What fandom and cultural context can tell us about the Obama Hope controversy


Creative Commons photo of La Justicia no es ciega in Chile-- Another interpretation of the Roman Goddess Iustitia with her scales broken

There’s been much bloggage about the AP-photo based Shepard Fairey Obama Hope poster, but one issue I haven’t seen discussed in the midst of discussions about fair use (or copyright violation) is the role that cultural context can play. A related issue is the attribution/ownership/licensing of the original photo, discussed on Fresh Air — plus the initial filing in the suit (PDF).

So what role can cultural context play in quoting / remixing / appropriating /  the work of another? I give you

(Lady) Justice metal-style and

(a) Supreme Court Justice’s Imagin(ation).

Unless you are a fan of metal or hardcore, you are likely unaware of the deep admiration that The Dillinger Escape Plan and Metallica have for each other (NSFW info).

Based on this mutual crush, DEP made a shirt with the graphic to the left available for sale for one day only, with Greg ranting on their blog (entire post Greg-style NSFW):

Here’s a preview…(please don’t sue us Lars! I know you’re reading! It’s an homage!!!)…
Inspired by the Metallica album “…And Justice For All”, and the lady justice visual, this limited edition “82588 : NO JUSTICE FOR ANY” shirt features a headless Lady Justice crumbling and falling apart on the front, with “Dillinger Escape Plan” written in the classic Metallica “Justice” font at the bottom, and the uneven scales of justice being tipped by money on the back. … Then after you order one make sure you listen to something gnarly off of that album like “Dyer’s Eve”, or “Shortest Straw”, or the middle part of “Blackened” on a loop for 30 minutes…

So for you non-hard music fans, your eyes have glazed over, so how about some cultural context about Lady Justice and and the imagery as used by Metallica? For anyone who is within the metal/hardcore subculture, the shirt is meant to honor the contributions of Metallica as almost legendary — their music, their imagery, and their importance. Yet it uses much of the original to make its point.

Would this quoting or homage count as fair use under copyright? Especially for those in the know, it uses a large amount of the original, yet does so in a call-back respectful way — NOT as a parody. Oddly enough, if the DEP used musical elements that recall Metallica, yet sound different, this community may consider it to be more of a “copyright” violation than this shirt. And note that the idea of symbolic justice, even justice being destroyed  — as portrayed in a similar means by Lady Justice — is an idea that has been portrayed elsewhere because of its larger cultural resonance.

So moving beyond copyright — what about possible confusion / dilution of trademark issues? Metallica does not seem to have a trademark in the complete imagery — Doris, the Metallica stylized writing, etc, but they do have a trademark on the well-known stylized Metallica writing — 2213592 & 2038081. But would a reasonable hardcore fan get confused by the two? Hardly! That is about as likely as confusing The Mechanix with The Four Horsemen!

One of Metallica's trademarks

Another divergence about cultural context and fair use — think about John Lennon’s song Imagine, about an idealized possible world that includes lyrics mentioning a lack of religion. If you owned the copyright and were protective of the song , you might not want it to be used without your permission to compare life without religion with communist dictators. And sue the filmmakers.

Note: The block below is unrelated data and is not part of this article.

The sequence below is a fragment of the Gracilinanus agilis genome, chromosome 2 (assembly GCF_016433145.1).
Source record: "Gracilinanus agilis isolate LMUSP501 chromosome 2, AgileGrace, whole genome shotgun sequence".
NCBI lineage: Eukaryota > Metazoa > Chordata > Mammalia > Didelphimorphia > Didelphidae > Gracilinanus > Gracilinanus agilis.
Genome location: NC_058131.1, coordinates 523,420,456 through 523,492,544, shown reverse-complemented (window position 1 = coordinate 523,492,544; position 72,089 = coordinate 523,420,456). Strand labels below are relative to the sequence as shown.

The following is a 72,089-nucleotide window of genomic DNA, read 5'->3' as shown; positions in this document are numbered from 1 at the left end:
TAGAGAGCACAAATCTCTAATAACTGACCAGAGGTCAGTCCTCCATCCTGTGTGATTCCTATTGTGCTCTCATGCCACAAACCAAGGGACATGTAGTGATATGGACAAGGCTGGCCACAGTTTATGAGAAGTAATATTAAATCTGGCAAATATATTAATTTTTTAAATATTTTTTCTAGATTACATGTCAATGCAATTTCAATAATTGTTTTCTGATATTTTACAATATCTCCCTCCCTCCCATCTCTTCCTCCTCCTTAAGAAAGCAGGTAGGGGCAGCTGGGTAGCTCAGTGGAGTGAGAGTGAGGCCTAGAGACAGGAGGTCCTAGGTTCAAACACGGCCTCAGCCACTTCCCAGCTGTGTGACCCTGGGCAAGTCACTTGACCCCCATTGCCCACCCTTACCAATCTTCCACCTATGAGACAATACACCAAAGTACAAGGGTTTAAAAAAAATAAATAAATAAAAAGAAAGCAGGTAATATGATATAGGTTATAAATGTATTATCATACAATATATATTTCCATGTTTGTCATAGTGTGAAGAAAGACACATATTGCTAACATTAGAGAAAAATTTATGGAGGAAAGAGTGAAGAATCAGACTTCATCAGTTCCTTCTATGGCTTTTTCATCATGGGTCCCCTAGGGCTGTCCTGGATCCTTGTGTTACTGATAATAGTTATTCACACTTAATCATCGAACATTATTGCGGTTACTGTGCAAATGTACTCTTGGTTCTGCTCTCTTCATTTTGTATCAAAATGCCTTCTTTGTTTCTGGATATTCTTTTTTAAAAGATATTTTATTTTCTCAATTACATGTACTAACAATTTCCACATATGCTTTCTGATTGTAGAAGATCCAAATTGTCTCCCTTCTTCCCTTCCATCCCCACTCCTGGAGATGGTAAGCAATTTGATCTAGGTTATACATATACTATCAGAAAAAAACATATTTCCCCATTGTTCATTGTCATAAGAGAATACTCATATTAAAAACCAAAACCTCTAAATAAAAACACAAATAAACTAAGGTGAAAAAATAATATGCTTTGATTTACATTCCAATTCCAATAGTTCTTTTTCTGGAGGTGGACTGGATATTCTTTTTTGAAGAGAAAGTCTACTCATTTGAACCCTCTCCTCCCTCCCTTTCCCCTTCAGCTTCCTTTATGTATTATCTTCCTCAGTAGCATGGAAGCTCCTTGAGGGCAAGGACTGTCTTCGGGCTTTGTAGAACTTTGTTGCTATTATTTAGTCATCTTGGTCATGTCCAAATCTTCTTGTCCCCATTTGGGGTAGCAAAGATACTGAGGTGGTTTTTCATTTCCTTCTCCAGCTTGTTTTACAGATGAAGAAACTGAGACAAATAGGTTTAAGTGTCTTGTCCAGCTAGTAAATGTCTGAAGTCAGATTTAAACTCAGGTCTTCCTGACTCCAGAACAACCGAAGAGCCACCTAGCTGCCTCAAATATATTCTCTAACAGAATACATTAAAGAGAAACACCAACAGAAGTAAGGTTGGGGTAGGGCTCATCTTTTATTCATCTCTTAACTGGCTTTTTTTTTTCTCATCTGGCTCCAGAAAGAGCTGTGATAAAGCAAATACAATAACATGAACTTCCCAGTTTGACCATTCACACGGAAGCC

But why would the filmmakers want to use *that* song? Because it has has larger cultural resonance — a larger cultural meaning that Supreme Court Chief Justice Alito uses in his majority Free Speech clause ruling in Pleasant Grove City, Utah v. Summum (PDF), quoting the entire song lyrics in a footnote (footnote 2). To make this almost time-travel circular, now can I quote the footnote to make a point about the case? What about John Lennon and Imagine? If it’s good enough for the Supreme Court and fair use, what about regular people?

I hope when a court determines whether the use of the image from an AP photo by a freelancer remixed by an artist into a new work is fair use the transformative cultural context is considered. After all, this image now has a larger cultural significance — hanging in both the National Gallery and on flagpoles all over Chicago.

Whitehouse.gov and our first social media presidency

white-house-pictureLike a lot of geeky people, I spent much of Inauguration Day (and night) online, riveted to the live streaming feed on CNN and also following the commentary of friends and strangers on Facebook. It was well noted that the transition of whitehouse.gov to reflect the Obama administration occured at noon, before Barack Obama even finished taking the oath of office.  

Of course we should have expected nothing less from our online-savvy President’s communication team. Social media was such a core part of the success of his presidential campaign and continues to be a  key element of his communications strategy. Check out this first post on the Whitehouse.gov blog from Macon Phillips, the White House Director of New Media (lucky guy):

Millions of Americans have powered President Obama’s journey to the White House, many taking advantage of the internet to play a role in shaping our country’s future. WhiteHouse.gov is just the beginning of the new administration’s efforts to expand and deepen this online engagement.

medium_whscreenshotAnd it seems off to a good start, with this seamless transition of the web site and the launch of the new blog.  According to Phillips,  the new Whitehouse.gov plans to focus its communication strategy around three priorities: communication, transparancy and engagement, which should be the three crucial priorities  for any organization’s social media initiatives.

I’m interested to see how all of this will pan out in the next four years, when the Obama presidency will surely face new and underheard of challenges. Social media can be a boon as well as a burden to an organization’s communications when it comes to crisis management and damage control. We’re in the exciting honeymoon phase of  the Obama presidency now; how the White House’s  new media team handles its first major crisis will be the truest test of the strength of this new approach to government online communications.